Martin Gilbert, A History of Israel. Well, it's an amazing story. When the first settlers came in the late 19th century, would they have believed they would defeat five Arab armies to secure their state? It's a very emotional book. I mean, [Gilbert] doesn't write emotionally, but ... what a tremendous work of emotions Israel is.
An incredible guitarist. Michael Lee Firkins. I've only been able to get one of his CDs, but I don't tire of it. His technique is so good that you almost think he's satirizing the guitar.... Just regular rock. Some country. No singing. Rhythm and blues.... As a tribute to Jimi Hendrix, a band got together and played a lot of his songs and made a CD of it.... The one I thought was really great was [Firkins]. No one's like Hendrix. With him, it's pure emotion straight out of his guitar. Firkins is more like [ Eric] Clapton. Great technique.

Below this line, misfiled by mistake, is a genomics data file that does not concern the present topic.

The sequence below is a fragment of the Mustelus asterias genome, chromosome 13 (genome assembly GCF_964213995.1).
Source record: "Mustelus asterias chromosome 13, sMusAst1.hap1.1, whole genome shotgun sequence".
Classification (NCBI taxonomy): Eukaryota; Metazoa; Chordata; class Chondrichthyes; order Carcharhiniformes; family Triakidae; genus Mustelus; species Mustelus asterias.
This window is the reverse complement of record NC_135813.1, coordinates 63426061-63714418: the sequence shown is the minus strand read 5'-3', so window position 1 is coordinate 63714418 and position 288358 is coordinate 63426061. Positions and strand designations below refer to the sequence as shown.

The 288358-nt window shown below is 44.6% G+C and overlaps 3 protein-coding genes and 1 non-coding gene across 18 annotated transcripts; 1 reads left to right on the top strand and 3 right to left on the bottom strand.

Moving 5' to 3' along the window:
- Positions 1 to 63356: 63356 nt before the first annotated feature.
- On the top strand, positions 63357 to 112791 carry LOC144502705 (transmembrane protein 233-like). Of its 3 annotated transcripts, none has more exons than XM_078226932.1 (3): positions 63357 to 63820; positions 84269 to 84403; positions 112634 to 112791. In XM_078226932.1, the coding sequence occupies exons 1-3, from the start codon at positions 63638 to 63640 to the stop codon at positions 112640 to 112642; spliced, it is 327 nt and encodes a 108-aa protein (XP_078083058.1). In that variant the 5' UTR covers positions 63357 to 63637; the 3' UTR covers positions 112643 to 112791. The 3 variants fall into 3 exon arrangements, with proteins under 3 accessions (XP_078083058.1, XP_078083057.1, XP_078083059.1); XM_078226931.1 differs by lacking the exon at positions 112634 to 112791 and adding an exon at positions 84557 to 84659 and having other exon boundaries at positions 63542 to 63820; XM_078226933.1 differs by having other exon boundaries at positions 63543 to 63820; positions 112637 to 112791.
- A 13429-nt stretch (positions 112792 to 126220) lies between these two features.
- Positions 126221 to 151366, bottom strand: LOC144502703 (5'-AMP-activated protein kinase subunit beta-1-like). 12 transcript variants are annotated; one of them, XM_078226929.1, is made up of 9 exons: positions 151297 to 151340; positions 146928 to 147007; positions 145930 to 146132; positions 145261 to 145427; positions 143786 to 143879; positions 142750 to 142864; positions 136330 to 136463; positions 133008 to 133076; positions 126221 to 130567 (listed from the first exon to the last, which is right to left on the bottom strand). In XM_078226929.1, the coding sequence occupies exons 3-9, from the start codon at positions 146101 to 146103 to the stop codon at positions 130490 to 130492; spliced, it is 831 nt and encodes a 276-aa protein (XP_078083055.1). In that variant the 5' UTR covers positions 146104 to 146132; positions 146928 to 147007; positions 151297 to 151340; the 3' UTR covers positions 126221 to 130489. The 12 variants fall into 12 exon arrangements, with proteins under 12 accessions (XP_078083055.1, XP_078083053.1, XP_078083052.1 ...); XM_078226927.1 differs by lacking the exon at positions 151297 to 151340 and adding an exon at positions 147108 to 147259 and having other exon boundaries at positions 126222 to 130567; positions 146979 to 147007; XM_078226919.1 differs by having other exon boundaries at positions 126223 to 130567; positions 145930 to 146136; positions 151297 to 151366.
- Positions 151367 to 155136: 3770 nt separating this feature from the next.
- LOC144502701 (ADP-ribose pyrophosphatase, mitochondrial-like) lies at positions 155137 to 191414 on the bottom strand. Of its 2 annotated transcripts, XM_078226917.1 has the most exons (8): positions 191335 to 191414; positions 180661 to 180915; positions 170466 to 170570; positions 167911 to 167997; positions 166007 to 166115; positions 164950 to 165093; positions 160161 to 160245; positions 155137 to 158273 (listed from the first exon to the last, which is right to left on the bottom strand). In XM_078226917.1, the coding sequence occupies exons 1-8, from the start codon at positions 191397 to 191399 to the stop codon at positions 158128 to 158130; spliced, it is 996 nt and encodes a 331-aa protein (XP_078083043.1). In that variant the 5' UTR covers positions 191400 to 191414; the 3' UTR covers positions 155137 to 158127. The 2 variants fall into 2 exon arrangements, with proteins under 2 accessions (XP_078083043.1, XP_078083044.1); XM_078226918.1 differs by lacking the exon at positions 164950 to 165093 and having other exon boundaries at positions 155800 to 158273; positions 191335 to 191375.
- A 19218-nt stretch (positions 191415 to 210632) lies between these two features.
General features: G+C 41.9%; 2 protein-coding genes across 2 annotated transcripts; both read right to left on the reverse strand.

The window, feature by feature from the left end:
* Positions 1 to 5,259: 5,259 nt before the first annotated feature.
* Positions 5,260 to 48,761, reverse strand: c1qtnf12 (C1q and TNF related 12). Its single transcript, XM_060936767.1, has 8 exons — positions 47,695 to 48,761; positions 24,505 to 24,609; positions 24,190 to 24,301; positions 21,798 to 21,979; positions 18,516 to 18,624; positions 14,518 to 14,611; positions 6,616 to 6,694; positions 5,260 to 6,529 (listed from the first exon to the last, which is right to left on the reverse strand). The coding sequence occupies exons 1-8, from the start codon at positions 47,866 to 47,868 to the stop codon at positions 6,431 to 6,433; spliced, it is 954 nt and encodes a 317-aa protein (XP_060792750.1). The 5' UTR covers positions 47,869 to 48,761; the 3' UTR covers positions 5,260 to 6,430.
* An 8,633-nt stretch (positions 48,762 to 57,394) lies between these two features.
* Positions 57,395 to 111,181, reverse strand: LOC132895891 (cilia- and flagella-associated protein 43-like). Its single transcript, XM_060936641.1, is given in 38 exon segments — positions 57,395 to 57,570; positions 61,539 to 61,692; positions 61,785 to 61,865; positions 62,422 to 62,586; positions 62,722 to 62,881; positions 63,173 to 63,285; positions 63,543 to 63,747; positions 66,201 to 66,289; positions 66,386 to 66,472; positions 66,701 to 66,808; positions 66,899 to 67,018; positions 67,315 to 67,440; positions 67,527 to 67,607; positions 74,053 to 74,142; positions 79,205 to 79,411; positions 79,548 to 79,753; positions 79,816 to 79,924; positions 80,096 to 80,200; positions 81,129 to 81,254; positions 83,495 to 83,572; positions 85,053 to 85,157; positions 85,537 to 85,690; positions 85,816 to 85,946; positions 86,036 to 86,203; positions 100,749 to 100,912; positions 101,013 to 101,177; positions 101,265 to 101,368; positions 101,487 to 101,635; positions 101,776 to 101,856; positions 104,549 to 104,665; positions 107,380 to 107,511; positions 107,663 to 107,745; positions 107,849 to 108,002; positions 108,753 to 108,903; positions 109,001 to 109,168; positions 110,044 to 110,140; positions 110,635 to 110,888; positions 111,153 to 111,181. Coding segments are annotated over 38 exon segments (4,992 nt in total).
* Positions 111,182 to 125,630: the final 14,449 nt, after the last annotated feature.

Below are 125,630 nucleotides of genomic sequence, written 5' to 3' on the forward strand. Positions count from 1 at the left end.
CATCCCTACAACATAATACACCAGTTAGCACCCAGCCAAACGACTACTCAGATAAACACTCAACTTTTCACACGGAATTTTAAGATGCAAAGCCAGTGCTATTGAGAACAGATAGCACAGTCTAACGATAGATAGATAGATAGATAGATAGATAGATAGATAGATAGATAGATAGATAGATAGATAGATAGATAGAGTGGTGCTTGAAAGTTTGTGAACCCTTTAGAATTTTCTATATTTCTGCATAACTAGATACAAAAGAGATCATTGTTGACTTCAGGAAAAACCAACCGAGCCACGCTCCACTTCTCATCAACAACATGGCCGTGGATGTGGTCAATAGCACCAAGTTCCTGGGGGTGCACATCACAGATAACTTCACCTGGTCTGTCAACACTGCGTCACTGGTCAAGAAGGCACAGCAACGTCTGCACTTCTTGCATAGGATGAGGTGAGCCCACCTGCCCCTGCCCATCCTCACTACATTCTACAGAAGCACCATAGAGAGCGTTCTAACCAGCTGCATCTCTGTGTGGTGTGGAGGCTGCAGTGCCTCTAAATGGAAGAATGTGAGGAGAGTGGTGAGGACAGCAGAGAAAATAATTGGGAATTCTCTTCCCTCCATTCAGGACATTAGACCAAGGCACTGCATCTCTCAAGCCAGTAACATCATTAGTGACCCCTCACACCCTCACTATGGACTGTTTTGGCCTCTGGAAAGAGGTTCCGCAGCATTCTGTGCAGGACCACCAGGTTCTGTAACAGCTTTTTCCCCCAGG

I was very stirred up by The Passion of the Christ. I'm tremendously secular. I'm actually antireligion. But the power of the myth is very great. The idea that God would turn himself into a man – he's not wholly a man, because he can do miracles.... I think the Greek word is kenosis, which means the journey from God to man; it literally means emptying yourself. One thing that was caught very well by that film was the idea that he was godlike in some ways: He could endure a great deal of pain – but it really hurt.
• Martin Amis is the author of 20 books. His most recent novel, 'House of Meetings' (Knopf), came out last month.